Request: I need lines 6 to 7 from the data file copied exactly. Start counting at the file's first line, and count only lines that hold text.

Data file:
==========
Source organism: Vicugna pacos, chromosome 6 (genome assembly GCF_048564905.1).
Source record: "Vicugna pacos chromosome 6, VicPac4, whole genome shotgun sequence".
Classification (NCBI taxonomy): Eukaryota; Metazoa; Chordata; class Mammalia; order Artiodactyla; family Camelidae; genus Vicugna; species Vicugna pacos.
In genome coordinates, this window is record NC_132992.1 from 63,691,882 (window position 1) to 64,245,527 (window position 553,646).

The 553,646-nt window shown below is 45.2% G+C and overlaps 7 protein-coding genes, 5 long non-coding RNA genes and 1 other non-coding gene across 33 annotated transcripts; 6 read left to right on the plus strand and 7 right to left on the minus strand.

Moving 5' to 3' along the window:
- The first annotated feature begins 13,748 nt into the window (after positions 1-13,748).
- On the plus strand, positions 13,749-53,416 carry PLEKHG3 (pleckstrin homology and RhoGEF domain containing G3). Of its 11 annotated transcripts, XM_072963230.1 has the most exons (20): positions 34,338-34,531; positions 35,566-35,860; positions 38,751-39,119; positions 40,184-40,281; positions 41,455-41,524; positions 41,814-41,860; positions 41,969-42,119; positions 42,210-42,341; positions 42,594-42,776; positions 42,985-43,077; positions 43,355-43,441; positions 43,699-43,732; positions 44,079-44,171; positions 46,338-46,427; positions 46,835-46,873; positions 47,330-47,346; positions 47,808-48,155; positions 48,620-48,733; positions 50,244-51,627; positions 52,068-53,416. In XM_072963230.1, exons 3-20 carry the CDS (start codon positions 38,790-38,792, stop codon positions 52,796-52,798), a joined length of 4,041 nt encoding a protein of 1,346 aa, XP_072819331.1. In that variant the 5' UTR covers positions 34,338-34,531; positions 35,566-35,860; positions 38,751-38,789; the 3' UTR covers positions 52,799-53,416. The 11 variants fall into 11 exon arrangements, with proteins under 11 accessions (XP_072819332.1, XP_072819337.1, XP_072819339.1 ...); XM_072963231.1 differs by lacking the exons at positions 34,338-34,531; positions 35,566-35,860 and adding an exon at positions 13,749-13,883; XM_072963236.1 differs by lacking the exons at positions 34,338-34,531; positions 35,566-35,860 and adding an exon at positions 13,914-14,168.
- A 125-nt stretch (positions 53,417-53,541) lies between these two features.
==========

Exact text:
Moving 5' to 3' along the window:
- The first annotated feature begins 13,748 nt into the window (after positions 1-13,748).